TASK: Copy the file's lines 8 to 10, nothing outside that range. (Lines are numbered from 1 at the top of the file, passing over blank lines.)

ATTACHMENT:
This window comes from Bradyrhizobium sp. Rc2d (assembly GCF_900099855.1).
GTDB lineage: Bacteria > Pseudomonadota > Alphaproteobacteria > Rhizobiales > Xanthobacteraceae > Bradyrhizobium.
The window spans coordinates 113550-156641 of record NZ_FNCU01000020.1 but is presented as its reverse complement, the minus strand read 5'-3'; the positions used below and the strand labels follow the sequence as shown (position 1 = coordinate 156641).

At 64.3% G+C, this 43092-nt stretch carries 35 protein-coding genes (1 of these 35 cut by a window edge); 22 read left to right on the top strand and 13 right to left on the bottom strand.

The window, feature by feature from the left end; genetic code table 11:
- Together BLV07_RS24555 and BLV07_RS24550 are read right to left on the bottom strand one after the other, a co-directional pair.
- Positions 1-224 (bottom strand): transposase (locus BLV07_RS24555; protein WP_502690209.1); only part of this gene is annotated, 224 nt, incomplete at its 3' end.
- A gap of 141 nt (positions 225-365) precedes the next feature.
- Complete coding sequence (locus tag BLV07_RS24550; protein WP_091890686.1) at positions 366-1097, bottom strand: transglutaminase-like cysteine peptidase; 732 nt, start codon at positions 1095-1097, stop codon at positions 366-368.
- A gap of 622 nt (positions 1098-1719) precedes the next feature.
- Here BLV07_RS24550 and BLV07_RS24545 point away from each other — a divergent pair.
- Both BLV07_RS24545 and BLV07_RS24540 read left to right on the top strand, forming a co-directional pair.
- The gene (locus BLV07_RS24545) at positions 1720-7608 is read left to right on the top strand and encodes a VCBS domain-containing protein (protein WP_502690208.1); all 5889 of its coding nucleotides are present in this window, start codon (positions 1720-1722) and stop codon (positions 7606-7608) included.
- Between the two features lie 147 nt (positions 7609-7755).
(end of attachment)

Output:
- A gap of 141 nt (positions 225-365) precedes the next feature.
- Complete coding sequence (locus tag BLV07_RS24550; protein WP_091890686.1) at positions 366-1097, bottom strand: transglutaminase-like cysteine peptidase; 732 nt, start codon at positions 1095-1097, stop codon at positions 366-368.
- A gap of 622 nt (positions 1098-1719) precedes the next feature.